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cptmclark
September 14, 2007, 11:27 AM
My trusty 1911 full size has just started throwing it's brass much farther than normal. I'm thinking of putting a target back there and shooting one with bullets and the other with brass. It's doing about 15 to 20 feet, when 6 to 8 has been the norm.
At the same time, it's begun jamming with my favorite load, the Fed 230 HS. The feeding jam is with the bullet mouth against the feed ramp. BTW, it was dirty when this occurred.
The cases are a bit scorched on one side only, from the mouth half way back or so.
My uneducated guess is that the recoil spring is worn out. Am I right?

The slide was replaced not long ago but it's fired hunderds of shots since then without incident, so I'm guessing it's not link timing problem. What do you 1911 gurus think.
Many thanks.

Bottom Gun
September 14, 2007, 11:45 AM
My guess would be the recoil spring.

The carbon marks sound like the cases aren't entirely sealing against the chamber walls.

My best guess.

HammerBite
September 14, 2007, 02:30 PM
I'll also vote for the recoil spring. That could also cause the action to unlock a bit early, which could explain the scorched cases.

Hunter Customs
September 15, 2007, 09:42 AM
The first thing I would do is safely disassemble the gun and look at the radial lugs of the barrel and slide. If you see flanging of the radial lugs you have a timing issue in the gun, this could be causing your problems.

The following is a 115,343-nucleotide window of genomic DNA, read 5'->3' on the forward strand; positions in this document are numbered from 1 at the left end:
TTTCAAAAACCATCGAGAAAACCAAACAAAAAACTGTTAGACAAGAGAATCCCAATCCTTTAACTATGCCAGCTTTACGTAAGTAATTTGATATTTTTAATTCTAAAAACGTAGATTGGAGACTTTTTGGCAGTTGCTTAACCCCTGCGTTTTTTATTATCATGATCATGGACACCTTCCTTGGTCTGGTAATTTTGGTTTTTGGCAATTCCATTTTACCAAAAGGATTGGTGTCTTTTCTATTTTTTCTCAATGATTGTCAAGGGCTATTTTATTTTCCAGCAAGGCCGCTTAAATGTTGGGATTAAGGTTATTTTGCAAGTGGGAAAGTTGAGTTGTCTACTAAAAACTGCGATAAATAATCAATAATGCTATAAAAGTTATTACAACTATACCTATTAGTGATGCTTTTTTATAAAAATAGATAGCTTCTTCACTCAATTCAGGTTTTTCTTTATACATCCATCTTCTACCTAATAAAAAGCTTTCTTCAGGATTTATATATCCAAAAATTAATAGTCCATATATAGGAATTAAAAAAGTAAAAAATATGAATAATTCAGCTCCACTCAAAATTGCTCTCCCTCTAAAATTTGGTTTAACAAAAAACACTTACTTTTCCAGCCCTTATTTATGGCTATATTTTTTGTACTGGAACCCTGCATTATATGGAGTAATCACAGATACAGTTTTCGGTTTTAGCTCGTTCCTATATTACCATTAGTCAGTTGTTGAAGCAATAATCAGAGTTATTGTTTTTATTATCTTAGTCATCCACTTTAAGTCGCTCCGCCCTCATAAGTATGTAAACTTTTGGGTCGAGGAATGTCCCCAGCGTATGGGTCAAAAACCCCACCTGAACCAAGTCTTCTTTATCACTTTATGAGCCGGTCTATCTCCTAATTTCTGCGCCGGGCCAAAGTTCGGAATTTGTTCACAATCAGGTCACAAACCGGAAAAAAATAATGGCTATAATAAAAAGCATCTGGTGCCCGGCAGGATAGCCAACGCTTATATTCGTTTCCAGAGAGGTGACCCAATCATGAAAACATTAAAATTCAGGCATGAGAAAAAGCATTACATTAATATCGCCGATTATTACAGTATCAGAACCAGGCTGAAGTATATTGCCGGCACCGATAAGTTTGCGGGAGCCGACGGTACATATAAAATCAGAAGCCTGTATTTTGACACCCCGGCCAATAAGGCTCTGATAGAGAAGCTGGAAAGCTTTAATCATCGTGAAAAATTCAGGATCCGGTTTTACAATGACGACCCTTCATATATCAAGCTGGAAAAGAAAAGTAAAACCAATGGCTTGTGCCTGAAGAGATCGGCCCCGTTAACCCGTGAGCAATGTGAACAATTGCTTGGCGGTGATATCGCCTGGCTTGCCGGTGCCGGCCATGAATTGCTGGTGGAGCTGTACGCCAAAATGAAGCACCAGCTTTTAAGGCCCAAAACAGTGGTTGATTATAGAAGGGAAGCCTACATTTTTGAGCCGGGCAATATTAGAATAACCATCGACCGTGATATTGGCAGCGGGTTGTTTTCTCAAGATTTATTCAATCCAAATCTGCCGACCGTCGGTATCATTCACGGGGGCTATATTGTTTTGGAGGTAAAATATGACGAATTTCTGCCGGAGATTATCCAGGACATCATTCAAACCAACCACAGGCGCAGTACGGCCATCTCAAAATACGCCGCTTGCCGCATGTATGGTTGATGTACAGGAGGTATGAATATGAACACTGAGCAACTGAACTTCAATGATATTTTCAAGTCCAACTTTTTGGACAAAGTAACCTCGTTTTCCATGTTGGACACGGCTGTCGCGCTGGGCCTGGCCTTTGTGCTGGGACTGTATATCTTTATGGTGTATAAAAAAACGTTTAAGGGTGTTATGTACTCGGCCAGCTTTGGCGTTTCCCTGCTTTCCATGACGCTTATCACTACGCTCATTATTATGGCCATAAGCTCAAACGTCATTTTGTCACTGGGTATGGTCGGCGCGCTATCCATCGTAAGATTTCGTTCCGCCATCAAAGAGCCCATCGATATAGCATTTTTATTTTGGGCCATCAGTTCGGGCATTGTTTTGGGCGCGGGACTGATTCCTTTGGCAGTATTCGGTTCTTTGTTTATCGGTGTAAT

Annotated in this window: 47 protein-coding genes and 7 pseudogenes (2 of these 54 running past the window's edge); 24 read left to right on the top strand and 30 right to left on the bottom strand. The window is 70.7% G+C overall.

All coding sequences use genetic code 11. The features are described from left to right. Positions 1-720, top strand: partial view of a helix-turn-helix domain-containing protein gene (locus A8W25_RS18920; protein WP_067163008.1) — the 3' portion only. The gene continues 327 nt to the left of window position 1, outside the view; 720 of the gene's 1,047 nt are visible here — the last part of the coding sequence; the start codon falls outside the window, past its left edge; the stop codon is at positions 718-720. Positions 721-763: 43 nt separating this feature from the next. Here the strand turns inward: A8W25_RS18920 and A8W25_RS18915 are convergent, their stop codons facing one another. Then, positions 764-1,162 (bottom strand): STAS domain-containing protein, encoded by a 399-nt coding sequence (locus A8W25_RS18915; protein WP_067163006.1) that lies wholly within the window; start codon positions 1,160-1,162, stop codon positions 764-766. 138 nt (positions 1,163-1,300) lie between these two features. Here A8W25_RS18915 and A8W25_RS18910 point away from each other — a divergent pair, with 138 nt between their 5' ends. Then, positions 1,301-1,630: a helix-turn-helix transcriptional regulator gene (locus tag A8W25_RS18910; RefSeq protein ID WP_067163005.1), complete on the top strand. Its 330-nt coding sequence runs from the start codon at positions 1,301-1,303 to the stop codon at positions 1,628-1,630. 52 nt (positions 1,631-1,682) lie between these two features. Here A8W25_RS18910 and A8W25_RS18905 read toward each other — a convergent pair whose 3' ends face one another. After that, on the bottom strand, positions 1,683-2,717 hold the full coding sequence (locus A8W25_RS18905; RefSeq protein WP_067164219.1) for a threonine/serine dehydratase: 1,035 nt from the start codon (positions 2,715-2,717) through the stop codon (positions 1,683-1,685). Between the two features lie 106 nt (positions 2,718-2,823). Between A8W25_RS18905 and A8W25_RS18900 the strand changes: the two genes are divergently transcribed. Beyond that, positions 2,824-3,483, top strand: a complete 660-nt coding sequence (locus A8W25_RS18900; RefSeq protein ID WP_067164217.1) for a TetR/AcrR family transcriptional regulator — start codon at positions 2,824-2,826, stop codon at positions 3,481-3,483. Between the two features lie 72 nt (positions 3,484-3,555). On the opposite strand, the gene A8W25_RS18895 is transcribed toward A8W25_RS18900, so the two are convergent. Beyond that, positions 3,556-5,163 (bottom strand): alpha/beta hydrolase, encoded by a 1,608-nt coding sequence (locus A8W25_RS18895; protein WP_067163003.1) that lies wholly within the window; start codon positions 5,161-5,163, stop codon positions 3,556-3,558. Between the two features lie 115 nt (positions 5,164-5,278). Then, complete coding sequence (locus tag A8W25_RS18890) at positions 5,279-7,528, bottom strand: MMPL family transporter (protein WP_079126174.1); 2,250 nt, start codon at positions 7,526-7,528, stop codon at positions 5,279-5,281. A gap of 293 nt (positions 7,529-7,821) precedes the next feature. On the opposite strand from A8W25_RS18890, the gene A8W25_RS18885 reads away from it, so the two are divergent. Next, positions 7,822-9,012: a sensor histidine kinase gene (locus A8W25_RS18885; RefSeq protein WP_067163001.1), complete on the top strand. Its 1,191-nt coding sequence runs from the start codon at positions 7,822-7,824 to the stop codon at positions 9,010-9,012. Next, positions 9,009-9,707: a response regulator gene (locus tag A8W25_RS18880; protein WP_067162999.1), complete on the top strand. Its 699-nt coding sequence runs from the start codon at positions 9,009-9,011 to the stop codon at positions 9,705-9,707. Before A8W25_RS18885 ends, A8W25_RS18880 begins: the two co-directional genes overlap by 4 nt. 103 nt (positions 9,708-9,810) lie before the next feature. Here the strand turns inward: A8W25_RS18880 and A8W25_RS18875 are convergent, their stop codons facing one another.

If the radial lugs look good then replace your recoil spring to see if it helps.
Regards
Bob Hunter
www.huntercustoms.com

alan
September 18, 2007, 01:25 PM
cptmclark

Recoil springs for 1911 pistols are available and they are CHEAP. I routinely change recoil springs in a 1911 pistol after 2000 rounds, give or take. I shoot them in IPSC competition.

You might try the following. Take a new 16# recoil spring, and compare it for length against the spring in your pistol. 16# springs are standard in "hardball guns", though some opt for a heavier spring. If the spring in your pistol is noticeably shorter than a new spring, it's likely time to change springs.

cptmclark
September 18, 2007, 04:19 PM
I changed out the recoil spring yesterday, and shot two magazines of the duty ammo that had jammed. (Jam had been with rim forward of extractor claw, not captured by the extractor).
I did not clean the gun. Locking lugs and recesses looked normal.
That feed problem disappeared, the brass fell in it's normal area, but now out of two mags of ammo there were two occasions where the cartridge stopped about a quarter inch or so from being in battery, although it was well into the chamber. It looked straight and was properly hooked behind the extractor. I cleaned the gun, by now pretty dirty, and then three mags of the same ammo fed perfectly.
Is it common for a dirty chamber to prevent complete chambering?? When it happened it tapped in easily. Makes sense to me but I'd not heard of it.
PS, the spring I put in is a Wilson "bullet proof" spring. I don't have the package and forgot what poundage it is.
Thanks for all the advice and conversation. I do enjoy and benefit from it. Working on the things make them much more enjoyable to shoot, even if I don't get it right at first.

Tom2
September 18, 2007, 04:34 PM
Yes that could be it and also the ammo brand used could aggravate that tendency depending on minute case size variations etc I suppose. I myself always take a clean gun to the range. Or at least clean the bore and chamber out.